Why only 24 hours notice (the minimum required by law) is given to citizens about meetings commonly acknowledged to be of great public interest remains unanswered. What did the Pork Commissioners/staff know and when did they know it? Is this 24 hour notice a pattern? Why?
Wendy (@ the Pork) learned from John Dobson that he confirmed the meeting time with his principles last Thursday/Friday. Wendy states she learned of it (confirmation) only today.
The meeting started out slow, but built up steam before eventually sputtering to a halt. Everyone, it seems, was in favor of the Fairground$ (especially the Hansens) but n0body wanted to pay for one. This hot potato was tossed around until a consensus to punt was reached. The 6 commissioners agreed to re-appoint/select a citizen committee from a new list of volunteers to study the issue and make recommendations. After a spate of mutual back slapping, they agreed to swap spit more often in the future. All agreed as well to placing a levy or increase of taxes for funding a new fairground on the ballot, that if the voters rejected such a tax/levy, the issue became moot/dead. No discussion (other than taxpayers) was given to alternative (e.g. naming facilities after sponsors, concession leases/fees, combining facilities w/adjacent counties, etc.) methods of financing construction of a fairground to replace the current soon to terminate arrangement.
The show lurched to a start chaired by Linda Ring-Erickson, our County Commissioner and 35th District State Legislatrix in waiting. She narrated the nature of the two official bodies composing the meeting along with their respective purposes before turning the mic over to Commissioner Bloomfield.
Steve Bloomfield recounted his concern and legal research into State mandates with respect to State agencies/bodies exceeding their jurisdiction. e.g. The Pork of Shelton appointing a citizens advisory committee including some from within Mason County, but outside the Pork’s political boundary of franchised residents. Bloomfield criticized the Pork for doing so and alleged it had overstepped its bounds, and was now cramping the County Commissioners’ style. Pork Commissioner Dick Taylor was allowed to respond.
Dick Taylor (the Pork’s Chair) defended his body’s position by arguing the Fairground’s future was a countywide problem of considerable interest to the larger Mason community. Not wanting to be seen as giving up any turf, the County Commissioners took the bait and sagely nodded in agreement. After that, the spit swapping began in earnest.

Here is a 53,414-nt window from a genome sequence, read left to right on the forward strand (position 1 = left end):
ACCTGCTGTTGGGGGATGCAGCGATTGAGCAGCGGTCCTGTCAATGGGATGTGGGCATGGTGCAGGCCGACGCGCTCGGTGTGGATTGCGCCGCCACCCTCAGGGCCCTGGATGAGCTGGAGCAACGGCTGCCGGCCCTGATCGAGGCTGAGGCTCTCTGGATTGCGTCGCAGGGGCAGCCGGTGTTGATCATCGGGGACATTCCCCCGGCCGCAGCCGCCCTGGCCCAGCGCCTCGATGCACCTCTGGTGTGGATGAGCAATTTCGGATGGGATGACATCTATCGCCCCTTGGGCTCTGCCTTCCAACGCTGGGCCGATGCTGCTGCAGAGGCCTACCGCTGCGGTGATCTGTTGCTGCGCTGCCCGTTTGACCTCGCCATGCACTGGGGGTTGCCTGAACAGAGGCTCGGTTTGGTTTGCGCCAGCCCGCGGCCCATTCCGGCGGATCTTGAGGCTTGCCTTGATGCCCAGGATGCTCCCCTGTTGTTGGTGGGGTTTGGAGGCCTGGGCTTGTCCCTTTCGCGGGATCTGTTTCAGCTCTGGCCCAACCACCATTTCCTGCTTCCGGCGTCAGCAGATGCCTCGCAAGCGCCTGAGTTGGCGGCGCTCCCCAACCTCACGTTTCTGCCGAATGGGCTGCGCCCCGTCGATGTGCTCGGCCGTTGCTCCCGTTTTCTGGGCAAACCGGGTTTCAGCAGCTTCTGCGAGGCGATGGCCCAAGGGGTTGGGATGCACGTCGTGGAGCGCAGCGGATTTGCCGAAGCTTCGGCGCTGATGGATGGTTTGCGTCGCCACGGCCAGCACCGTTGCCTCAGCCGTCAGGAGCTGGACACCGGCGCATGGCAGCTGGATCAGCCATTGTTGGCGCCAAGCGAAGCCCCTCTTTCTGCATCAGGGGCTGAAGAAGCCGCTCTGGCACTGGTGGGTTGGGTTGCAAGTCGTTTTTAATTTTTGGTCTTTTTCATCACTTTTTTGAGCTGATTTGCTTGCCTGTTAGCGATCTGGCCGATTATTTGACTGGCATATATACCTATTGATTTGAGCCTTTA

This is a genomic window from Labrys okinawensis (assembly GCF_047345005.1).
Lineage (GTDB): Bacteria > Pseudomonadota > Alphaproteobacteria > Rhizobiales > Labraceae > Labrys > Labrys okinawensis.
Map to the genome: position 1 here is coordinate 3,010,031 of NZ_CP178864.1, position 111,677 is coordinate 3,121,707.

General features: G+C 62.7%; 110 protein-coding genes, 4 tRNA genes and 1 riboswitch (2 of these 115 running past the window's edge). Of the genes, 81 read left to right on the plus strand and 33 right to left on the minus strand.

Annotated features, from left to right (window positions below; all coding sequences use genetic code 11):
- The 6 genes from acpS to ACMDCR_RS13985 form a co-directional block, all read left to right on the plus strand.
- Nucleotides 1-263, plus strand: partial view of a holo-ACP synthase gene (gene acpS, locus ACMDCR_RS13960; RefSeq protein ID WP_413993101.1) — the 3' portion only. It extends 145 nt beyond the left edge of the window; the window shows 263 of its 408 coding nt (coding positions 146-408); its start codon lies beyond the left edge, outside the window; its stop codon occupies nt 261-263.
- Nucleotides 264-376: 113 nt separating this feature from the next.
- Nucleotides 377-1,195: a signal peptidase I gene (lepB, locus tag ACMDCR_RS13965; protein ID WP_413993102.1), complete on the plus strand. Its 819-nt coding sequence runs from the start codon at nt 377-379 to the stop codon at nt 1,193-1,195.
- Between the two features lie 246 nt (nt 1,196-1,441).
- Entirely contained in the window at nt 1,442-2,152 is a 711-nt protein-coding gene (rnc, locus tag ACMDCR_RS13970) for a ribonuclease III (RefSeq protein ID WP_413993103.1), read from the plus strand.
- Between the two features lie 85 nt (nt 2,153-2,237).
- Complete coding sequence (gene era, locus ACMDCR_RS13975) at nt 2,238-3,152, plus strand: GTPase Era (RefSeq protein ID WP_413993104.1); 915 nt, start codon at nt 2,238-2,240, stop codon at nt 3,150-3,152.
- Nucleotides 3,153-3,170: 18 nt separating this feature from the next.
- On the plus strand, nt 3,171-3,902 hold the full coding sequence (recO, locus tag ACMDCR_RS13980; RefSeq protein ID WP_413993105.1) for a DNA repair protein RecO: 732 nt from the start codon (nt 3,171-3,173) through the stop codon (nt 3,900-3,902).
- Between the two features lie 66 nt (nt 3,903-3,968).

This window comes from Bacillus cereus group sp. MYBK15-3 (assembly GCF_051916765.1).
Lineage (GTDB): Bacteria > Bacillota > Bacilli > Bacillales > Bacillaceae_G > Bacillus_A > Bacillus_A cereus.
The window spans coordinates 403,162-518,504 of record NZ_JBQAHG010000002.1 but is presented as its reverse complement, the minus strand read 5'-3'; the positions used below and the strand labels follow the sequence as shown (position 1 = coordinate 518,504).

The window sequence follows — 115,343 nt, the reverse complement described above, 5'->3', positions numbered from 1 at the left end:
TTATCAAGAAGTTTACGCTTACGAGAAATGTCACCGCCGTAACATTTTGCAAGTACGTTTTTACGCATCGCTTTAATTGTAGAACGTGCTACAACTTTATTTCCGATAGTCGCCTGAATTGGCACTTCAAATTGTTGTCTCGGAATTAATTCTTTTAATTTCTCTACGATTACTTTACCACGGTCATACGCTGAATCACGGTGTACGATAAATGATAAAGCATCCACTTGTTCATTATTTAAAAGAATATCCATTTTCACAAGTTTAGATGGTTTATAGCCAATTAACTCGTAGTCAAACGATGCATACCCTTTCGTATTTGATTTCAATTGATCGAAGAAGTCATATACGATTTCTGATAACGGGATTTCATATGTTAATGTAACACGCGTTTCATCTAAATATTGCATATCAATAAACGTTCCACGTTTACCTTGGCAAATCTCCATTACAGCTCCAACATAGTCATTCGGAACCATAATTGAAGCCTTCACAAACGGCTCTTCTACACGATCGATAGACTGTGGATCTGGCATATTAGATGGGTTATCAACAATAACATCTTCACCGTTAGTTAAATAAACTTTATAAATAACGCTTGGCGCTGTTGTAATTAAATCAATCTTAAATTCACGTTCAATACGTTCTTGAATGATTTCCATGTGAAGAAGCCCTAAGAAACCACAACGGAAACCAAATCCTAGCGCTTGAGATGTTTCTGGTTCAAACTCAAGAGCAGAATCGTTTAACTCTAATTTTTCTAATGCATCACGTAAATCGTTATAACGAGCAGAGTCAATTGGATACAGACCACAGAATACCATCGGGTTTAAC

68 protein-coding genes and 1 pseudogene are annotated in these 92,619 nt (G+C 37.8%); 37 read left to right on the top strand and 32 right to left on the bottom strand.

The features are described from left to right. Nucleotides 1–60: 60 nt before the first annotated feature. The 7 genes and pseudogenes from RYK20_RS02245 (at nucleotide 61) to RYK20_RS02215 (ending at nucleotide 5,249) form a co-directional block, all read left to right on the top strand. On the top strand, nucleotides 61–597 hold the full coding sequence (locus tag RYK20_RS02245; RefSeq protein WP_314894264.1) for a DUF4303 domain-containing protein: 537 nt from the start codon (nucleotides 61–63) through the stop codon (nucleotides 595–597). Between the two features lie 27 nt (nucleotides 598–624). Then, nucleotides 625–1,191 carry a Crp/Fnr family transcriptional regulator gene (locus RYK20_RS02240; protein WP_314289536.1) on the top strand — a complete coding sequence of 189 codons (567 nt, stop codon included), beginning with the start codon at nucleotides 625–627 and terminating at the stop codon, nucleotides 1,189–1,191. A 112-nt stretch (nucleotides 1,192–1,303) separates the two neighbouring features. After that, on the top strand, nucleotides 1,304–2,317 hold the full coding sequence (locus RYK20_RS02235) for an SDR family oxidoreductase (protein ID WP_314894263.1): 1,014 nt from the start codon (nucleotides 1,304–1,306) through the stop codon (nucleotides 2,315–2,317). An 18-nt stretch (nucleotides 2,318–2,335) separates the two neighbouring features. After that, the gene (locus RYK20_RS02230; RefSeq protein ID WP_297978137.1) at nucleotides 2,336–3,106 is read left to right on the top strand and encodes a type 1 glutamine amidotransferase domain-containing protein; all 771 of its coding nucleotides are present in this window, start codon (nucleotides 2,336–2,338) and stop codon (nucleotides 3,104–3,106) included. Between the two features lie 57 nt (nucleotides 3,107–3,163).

As it turned out, ‘everyone’ was in favor of continuing, after reincarnation, the Fairground. But like the mice in the well known fable, nobody wanted to Bell the Cat! i.e. Nobody wanted to PAY for it.
After mutually blaming the recent economic downturn for the impasse, the exultation of Commissioners agreed to fly their respective flags over the joint selection of volunteers for a grander citizen advisory committee fully authorized to make recommendations to the Commissioners for more studies on the Fairground issue. Suspecting a Commissioner in the woodpile, Tom Wallitner emphasized his insistence those selected would be ‘interested’ in the Fairground. “I’m certain volunteers for such an appointment will be interested,” Tim assured him.
The meeting lasted an hour. The public was allowed to listen only. At one point when Commissioner Linda Ring-Erickson began to inquire about the possibility of leaving the current location of the Fairground alone, Pork Manager (and pilot) John Dobson could be seen shaking his head. Sitting behind him (in V-formation) were the Hansens, hoping to spearhead the charge toward taxpayer largess.
Tom Davis was there, holding up a chair–everyone was on their best behavior…knowing Santa will be arriving Nov. 2 (at least for them) this year.
Somewhere in the middle of this, Jay’s proteges felt honor bound to eulogize Hupp and his efforts toward dissing the FAA (federal agency). Based on his own research into the legal ramifications of title transfer documents underlying the Fairground and Port property, Jay had a very different tale than the one Wallitner presented to explain why the Fairground was going to be cast adrift. Like the labors of Sisyphus, this tin can will continue to reappear along whatever path the Commissioner’s choose.